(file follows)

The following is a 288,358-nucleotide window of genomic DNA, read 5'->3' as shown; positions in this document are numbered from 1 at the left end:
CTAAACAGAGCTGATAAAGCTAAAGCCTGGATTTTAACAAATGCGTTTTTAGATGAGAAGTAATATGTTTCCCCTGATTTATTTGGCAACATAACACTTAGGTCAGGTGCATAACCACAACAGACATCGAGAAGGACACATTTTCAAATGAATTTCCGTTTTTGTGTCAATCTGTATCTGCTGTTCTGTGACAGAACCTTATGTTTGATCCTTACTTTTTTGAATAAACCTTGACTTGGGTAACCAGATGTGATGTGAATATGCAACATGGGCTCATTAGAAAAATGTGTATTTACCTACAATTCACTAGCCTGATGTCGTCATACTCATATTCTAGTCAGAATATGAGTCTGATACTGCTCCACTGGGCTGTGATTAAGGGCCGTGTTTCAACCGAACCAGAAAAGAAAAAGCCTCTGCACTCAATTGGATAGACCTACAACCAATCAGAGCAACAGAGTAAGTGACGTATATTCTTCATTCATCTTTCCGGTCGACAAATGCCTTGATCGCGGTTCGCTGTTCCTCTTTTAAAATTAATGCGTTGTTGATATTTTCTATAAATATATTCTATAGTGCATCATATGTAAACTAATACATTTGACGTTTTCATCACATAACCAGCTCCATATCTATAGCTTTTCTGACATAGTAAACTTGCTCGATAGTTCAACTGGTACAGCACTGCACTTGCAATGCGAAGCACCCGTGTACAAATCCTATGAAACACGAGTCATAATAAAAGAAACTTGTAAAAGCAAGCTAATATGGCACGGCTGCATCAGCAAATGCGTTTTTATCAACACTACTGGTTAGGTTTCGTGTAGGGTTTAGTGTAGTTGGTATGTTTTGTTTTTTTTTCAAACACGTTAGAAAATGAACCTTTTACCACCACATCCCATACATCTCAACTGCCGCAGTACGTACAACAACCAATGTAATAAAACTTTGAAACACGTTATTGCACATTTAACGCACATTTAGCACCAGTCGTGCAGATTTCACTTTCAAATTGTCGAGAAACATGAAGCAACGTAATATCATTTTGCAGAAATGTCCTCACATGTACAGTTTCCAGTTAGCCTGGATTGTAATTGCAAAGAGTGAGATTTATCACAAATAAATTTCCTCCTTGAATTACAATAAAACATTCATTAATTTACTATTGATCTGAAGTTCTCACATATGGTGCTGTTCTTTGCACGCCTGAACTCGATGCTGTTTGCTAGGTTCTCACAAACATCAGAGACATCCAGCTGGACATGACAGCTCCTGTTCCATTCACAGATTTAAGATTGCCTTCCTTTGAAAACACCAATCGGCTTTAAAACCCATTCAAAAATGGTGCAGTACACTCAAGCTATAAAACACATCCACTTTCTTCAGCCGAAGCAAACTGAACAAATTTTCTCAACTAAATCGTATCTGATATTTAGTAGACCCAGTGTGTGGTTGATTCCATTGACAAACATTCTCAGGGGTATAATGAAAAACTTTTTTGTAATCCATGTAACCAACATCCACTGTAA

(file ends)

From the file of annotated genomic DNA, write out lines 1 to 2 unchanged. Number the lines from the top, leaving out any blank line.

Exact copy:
The following is a 288,358-nucleotide window of genomic DNA, read 5'->3' as shown; positions in this document are numbered from 1 at the left end:
CTAAACAGAGCTGATAAAGCTAAAGCCTGGATTTTAACAAATGCGTTTTTAGATGAGAAGTAATATGTTTCCCCTGATTTATTTGGCAACATAACACTTAGGTCAGGTGCATAACCACAACAGACATCGAGAAGGACACATTTTCAAATGAATTTCCGTTTTTGTGTCAATCTGTATCTGCTGTTCTGTGACAGAACCTTATGTTTGATCCTTACTTTTTTGAATAAACCTTGACTTGGGTAACCAGATGTGATGTGAATATGCAACATGGGCTCATTAGAAAAATGTGTATTTACCTACAATTCACTAGCCTGATGTCGTCATACTCATATTCTAGTCAGAATATGAGTCTGATACTGCTCCACTGGGCTGTGATTAAGGGCCGTGTTTCAACCGAACCAGAAAAGAAAAAGCCTCTGCACTCAATTGGATAGACCTACAACCAATCAGAGCAACAGAGTAAGTGACGTATATTCTTCATTCATCTTTCCGGTCGACAAATGCCTTGATCGCGGTTCGCTGTTCCTCTTTTAAAATTAATGCGTTGTTGATATTTTCTATAAATATATTCTATAGTGCATCATATGTAAACTAATACATTTGACGTTTTCATCACATAACCAGCTCCATATCTATAGCTTTTCTGACATAGTAAACTTGCTCGATAGTTCAACTGGTACAGCACTGCACTTGCAATGCGAAGCACCCGTGTACAAATCCTATGAAACACGAGTCATAATAAAAGAAACTTGTAAAAGCAAGCTAATATGGCACGGCTGCATCAGCAAATGCGTTTTTATCAACACTACTGGTTAGGTTTCGTGTAGGGTTTAGTGTAGTTGGTATGTTTTGTTTTTTTTTCAAACACGTTAGAAAATGAACCTTTTACCACCACATCCCATACATCTCAACTGCCGCAGTACGTACAACAACCAATGTAATAAAACTTTGAAACACGTTATTGCACATTTAACGCACATTTAGCACCAGTCGTGCAGATTTCACTTTCAAATTGTCGAGAAACATGAAGCAACGTAATATCATTTTGCAGAAATGTCCTCACATGTACAGTTTCCAGTTAGCCTGGATTGTAATTGCAAAGAGTGAGATTTATCACAAATAAATTTCCTCCTTGAATTACAATAAAACATTCATTAATTTACTATTGATCTGAAGTTCTCACATATGGTGCTGTTCTTTGCACGCCTGAACTCGATGCTGTTTGCTAGGTTCTCACAAACATCAGAGACATCCAGCTGGACATGACAGCTCCTGTTCCATTCACAGATTTAAGATTGCCTTCCTTTGAAAACACCAATCGGCTTTAAAACCCATTCAAAAATGGTGCAGTACACTCAAGCTATAAAACACATCCACTTTCTTCAGCCGAAGCAAACTGAACAAATTTTCTCAACTAAATCGTATCTGATATTTAGTAGACCCAGTGTGTGGTTGATTCCATTGACAAACATTCTCAGGGGTATAATGAAAAACTTTTTTGTAATCCATGTAACCAACATCCACTGTAA